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With UFC deal nearing end, James Vick hopes 6-1 Octagon record nets him bigger promotional push

Esther Lin, MMA Fighting

With his victory over short-notice opponent Abel Trujillo at UFC Fight Night 104, James Vick cemented himself as one of the unsung killers of the lightweight division.

A veteran of The Ultimate Fighter 15, Vick has quietly strung together a sterling 6-1 record over the course of his tenure in one of the UFC’s most talent-rich divisions. And after proving his value yet again with a third-round submission of Trujillo, “The Texecutioner” is only willing to look forwards at a top-15 opponent next, rather than taking another lateral step by revisiting a match-up against his original UFC Fight Night 104 foe, Johnny Case.

“No disrespect to him, but I’m 6-1 in the UFC,” Vick said Monday on The MMA Hour. “He’s not ranked above me. I want to fight somebody above me. I’m not interested in fighting people who are ranked below me, because I’m 29, about to be 30 years old. I’m trying to be a world champion. I want to move up the ladder. I know that I fought Beneil (Dariush) and he was ranked above me and I blew that opportunity, but when I get another opportunity, I will get myself back where I need to be. I definitely feel like I’m a top fighter in the world, and I know that’s where I belong.”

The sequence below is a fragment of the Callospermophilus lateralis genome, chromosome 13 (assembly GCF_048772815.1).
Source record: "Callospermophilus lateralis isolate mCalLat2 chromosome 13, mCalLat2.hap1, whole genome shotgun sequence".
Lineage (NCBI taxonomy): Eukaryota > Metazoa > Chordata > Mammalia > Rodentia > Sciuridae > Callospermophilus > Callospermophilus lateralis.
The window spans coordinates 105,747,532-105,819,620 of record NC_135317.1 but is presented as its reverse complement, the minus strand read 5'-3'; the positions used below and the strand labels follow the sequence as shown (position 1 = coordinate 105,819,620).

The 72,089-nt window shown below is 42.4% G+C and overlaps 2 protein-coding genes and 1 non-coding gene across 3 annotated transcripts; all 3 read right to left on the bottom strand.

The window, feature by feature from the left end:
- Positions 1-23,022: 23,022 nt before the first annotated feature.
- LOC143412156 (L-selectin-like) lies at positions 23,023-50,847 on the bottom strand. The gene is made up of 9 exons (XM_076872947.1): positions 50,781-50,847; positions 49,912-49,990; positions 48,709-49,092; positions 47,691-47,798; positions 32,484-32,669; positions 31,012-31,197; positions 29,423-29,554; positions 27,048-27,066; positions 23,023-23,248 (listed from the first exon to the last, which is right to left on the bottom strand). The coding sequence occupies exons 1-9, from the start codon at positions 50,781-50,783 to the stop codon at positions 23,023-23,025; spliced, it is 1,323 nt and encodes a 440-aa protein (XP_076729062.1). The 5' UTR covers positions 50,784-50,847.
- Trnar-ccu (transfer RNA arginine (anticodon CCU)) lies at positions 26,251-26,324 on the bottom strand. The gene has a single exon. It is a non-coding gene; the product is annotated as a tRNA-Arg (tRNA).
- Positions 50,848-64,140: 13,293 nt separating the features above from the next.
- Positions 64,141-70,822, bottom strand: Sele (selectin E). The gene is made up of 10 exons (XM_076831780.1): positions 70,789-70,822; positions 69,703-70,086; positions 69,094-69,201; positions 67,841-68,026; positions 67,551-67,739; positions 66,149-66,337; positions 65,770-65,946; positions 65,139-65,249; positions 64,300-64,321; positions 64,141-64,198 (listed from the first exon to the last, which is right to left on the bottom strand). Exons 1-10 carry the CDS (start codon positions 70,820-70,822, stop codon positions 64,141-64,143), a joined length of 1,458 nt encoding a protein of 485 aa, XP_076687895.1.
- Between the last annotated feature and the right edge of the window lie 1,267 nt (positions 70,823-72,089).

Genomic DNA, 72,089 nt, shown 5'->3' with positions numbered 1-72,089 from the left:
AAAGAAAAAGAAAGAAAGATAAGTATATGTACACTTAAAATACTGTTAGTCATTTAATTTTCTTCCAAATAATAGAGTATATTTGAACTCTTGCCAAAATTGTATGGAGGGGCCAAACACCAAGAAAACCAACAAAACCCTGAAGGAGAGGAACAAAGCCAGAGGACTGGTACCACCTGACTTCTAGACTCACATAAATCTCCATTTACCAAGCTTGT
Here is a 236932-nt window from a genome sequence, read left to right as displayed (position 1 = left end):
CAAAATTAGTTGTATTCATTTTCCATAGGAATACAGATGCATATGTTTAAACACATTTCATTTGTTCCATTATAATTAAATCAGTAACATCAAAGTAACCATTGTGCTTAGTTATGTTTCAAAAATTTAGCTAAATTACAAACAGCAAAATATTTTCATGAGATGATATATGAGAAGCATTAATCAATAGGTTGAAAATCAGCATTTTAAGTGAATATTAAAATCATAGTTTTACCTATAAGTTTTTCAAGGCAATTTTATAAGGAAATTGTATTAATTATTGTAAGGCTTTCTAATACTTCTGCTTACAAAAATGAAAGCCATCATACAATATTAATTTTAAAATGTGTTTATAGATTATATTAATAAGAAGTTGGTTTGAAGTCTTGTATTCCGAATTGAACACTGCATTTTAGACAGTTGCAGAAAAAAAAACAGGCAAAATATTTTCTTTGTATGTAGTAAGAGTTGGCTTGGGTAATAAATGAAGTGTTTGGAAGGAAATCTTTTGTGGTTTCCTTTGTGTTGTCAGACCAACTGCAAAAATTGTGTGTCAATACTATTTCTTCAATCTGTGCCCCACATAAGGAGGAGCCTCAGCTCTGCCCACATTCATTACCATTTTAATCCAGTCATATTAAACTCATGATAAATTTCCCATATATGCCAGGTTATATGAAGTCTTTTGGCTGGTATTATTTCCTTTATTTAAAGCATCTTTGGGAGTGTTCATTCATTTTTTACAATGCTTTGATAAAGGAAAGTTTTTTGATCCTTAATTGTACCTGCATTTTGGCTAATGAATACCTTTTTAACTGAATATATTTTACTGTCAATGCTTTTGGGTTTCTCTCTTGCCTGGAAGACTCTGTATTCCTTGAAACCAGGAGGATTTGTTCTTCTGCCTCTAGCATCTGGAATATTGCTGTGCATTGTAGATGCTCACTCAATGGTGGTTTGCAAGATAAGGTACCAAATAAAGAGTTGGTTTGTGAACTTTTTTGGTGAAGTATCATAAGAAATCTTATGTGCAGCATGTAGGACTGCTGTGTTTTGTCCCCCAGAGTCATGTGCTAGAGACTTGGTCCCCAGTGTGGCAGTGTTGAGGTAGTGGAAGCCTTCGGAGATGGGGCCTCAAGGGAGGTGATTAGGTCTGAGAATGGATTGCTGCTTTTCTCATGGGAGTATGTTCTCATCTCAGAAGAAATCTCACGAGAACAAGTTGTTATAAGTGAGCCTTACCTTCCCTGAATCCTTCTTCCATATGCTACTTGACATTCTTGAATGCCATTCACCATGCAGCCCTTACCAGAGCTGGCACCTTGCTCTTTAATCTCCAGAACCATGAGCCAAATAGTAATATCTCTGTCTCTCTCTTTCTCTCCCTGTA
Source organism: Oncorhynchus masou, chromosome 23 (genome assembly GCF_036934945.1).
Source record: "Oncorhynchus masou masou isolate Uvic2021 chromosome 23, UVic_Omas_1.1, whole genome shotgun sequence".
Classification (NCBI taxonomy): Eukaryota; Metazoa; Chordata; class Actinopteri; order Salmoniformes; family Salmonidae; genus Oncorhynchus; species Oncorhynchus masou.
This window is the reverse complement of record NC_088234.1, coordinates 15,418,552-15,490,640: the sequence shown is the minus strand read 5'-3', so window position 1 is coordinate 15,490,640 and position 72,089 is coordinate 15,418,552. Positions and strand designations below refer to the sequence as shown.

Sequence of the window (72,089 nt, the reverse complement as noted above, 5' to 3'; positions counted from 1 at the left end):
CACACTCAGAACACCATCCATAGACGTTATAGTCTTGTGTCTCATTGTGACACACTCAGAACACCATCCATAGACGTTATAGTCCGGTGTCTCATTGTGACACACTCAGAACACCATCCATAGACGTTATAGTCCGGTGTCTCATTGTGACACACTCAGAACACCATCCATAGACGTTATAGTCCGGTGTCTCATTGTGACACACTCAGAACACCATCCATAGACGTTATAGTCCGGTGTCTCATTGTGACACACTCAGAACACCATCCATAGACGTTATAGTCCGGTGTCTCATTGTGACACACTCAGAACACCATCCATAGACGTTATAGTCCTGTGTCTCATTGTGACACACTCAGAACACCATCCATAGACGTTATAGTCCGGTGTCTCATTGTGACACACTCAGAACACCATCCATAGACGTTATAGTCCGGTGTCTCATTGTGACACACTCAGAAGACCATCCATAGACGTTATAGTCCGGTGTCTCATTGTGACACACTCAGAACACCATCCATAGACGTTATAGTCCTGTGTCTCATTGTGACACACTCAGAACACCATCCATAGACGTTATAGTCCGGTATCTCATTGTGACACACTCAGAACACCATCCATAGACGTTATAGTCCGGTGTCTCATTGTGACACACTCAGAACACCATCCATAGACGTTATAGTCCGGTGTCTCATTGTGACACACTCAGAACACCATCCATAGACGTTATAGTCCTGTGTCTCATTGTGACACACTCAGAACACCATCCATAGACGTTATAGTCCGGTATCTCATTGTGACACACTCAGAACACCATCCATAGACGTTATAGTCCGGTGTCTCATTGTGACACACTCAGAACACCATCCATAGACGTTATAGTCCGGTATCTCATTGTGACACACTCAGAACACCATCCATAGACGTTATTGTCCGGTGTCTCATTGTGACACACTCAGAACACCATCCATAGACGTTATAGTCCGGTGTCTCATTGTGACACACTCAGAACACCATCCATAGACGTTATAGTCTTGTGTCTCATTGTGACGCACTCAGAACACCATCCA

Vick is undoubtedly one of the overlooked success stories of the UFC’s 155-pound division. After compiling a 3-1 run to the semifinals of TUF 15, the Texas native kicked off his Octagon career with five consecutive wins over the likes of Ramsey Nijem and Jake Matthews. He suffered his only career loss at the hands of Dariush at UFC 199, but rebounded in a major way with his dominant showing against a battle-tested opponent in Trujillo this past weekend.

Vick used his time on the mic after UFC Fight Night 104 to call for a fight against a ranked foe at the UFC’s return to Texas on May 13 at UFC 211. But with only two bouts remaining on his UFC contract, there were other things on Vick’s mind as well.

“I was actually going to go off a bit and be like, I want to be promoted more,” Vick said. “I actually talked to, I guess, one of the PR guys from the UFC — I forgot his name, but I talked to him afterwards, like, man, I’m 6-1 in the UFC and no one knows who the hell I am. I was like, y’all got guys and girls who have .500 records in the UFC and they’re getting flown to places, doing guest appearances. I was like, why don’t y’all fly me somewhere? I’m trying to make me some money here.

“And he promised he would, he promised he would. I don’t understand why I’m 6-1 in the UFC, and I’m fighting in my home state, 30 minutes from my house in Dallas, and [I’m] on the freaking prelims. Because when I was supposed to fight Johnny Case, Johnny Case is 4-1, which is very good record in the UFC, I was 5-1 — they had us fighting on the second fight on Fight Pass. I’m like, what the f*ck? That’s ridiculous.”